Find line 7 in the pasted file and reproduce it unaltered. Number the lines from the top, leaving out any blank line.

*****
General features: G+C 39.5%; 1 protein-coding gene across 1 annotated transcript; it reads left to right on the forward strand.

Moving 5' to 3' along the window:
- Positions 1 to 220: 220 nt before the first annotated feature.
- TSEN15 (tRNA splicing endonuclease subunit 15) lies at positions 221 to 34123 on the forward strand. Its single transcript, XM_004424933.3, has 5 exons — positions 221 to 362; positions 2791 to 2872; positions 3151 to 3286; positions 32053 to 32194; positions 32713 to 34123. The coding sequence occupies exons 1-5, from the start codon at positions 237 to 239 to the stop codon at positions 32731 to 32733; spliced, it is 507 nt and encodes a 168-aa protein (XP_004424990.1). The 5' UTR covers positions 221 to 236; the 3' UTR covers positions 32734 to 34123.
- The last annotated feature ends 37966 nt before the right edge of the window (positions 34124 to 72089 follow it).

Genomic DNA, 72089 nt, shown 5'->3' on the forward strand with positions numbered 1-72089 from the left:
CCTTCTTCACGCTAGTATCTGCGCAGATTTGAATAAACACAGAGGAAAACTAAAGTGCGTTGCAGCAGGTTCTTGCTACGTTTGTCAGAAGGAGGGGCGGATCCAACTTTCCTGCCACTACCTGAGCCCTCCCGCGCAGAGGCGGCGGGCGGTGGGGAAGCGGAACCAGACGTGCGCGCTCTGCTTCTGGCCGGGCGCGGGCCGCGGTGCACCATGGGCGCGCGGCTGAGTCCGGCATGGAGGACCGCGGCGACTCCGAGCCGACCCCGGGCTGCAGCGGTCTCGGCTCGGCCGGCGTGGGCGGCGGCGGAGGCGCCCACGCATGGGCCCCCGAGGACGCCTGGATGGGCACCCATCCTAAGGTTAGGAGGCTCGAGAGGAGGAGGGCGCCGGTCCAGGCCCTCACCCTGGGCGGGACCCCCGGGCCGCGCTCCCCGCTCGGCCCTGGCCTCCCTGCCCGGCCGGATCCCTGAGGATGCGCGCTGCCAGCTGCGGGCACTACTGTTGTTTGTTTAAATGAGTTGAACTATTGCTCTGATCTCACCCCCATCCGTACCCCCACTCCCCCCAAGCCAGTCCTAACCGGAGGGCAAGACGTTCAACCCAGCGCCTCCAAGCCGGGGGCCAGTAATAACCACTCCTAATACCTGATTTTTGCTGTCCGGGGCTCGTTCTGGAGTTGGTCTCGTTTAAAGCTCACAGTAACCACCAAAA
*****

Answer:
CCTTCTTCACGCTAGTATCTGCGCAGATTTGAATAAACACAGAGGAAAACTAAAGTGCGTTGCAGCAGGTTCTTGCTACGTTTGTCAGAAGGAGGGGCGGATCCAACTTTCCTGCCACTACCTGAGCCCTCCCGCGCAGAGGCGGCGGGCGGTGGGGAAGCGGAACCAGACGTGCGCGCTCTGCTTCTGGCCGGGCGCGGGCCGCGGTGCACCATGGGCGCGCGGCTGAGTCCGGCATGGAGGACCGCGGCGACTCCGAGCCGACCCCGGGCTGCAGCGGTCTCGGCTCGGCCGGCGTGGGCGGCGGCGGAGGCGCCCACGCATGGGCCCCCGAGGACGCCTGGATGGGCACCCATCCTAAGGTTAGGAGGCTCGAGAGGAGGAGGGCGCCGGTCCAGGCCCTCACCCTGGGCGGGACCCCCGGGCCGCGCTCCCCGCTCGGCCCTGGCCTCCCTGCCCGGCCGGATCCCTGAGGATGCGCGCTGCCAGCTGCGGGCACTACTGTTGTTTGTTTAAATGAGTTGAACTATTGCTCTGATCTCACCCCCATCCGTACCCCCACTCCCCCCAAGCCAGTCCTAACCGGAGGGCAAGACGTTCAACCCAGCGCCTCCAAGCCGGGGGCCAGTAATAACCACTCCTAATACCTGATTTTTGCTGTCCGGGGCTCGTTCTGGAGTTGGTCTCGTTTAAAGCTCACAGTAACCACCAAAA